Since that encounter, I have met many more "Wanda's" and through serving them I have continued to encounter the God who always provides. These encounters not only reveal God to us, but they help us to become who He desires us to become. They help to make us different. They help us to "change", to be converted, to be made more like the One whose birth we celebrate.

As the angel came to Mary, so "angels" come in our own lives if we have the eyes to see, the ears to hear, and the hearts to respond.

When we respond to their message with our own "fiat" of surrender, we encounter the Messenger Himself, and we are changed by love.

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Rev. Mr. Keith A Fournier, the founder and president of "Common Good", is a constitutional lawyer. He is a pro-life and pro-family lobbyist. He was the first Executive Director of the ACLJ (American Center for Law and Justice). He also served as an advisor to the presidential campaign of Steve Forbes. Fournier holds a Bachelors degree (B.A.) from Franciscan University of Steubenville in Philosophy and Theology, a Masters Degree (M.T.S.) in Sacred Theology from the John Paul II Institute of the Lateran University, a Juris Doctor (J.D.) from the University of Pittsburgh and an Honorary Doctor of Laws (L.L.D.) from St. Thomas University. Fournier is the author of seven books on issues concerning life, faith, evangelization, ecumenism, family, political participation, public policy and cultural issues. He is a features editor for Catholic Online and the Co-Director of "Your Catholic Voice"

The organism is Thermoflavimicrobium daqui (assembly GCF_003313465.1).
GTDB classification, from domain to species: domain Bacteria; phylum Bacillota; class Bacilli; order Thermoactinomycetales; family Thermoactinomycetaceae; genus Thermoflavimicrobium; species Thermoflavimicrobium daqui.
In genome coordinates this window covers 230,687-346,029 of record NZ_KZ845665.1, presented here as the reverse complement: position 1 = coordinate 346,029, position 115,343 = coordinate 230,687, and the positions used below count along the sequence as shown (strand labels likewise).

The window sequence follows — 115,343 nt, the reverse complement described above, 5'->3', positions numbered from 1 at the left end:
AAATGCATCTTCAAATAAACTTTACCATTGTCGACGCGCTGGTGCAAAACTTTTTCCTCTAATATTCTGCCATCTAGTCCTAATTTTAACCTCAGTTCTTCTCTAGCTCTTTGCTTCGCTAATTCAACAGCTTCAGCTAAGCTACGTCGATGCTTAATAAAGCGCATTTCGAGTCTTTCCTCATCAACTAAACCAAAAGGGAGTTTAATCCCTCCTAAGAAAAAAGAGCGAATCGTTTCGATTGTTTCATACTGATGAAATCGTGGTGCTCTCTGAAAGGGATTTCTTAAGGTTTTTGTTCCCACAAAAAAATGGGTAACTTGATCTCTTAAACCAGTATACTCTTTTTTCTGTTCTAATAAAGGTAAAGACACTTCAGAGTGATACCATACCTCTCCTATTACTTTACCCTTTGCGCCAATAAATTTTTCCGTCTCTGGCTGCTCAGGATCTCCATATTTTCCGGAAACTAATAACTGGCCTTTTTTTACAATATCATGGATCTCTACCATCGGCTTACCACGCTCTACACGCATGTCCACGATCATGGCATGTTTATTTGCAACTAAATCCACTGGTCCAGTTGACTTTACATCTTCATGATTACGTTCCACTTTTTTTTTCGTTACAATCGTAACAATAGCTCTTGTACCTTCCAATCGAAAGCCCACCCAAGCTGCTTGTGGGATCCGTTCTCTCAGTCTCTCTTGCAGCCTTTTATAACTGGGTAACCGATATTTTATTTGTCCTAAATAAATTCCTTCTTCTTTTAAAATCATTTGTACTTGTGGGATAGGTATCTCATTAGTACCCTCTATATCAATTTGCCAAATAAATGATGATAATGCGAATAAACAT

Contact

Common Good
http://www.commongoodonline.com VA, US
Deacon Keith Fournier - President/founder, 757 546-9580

Email

keithfourner@cox.net

Keywords

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Daily Readings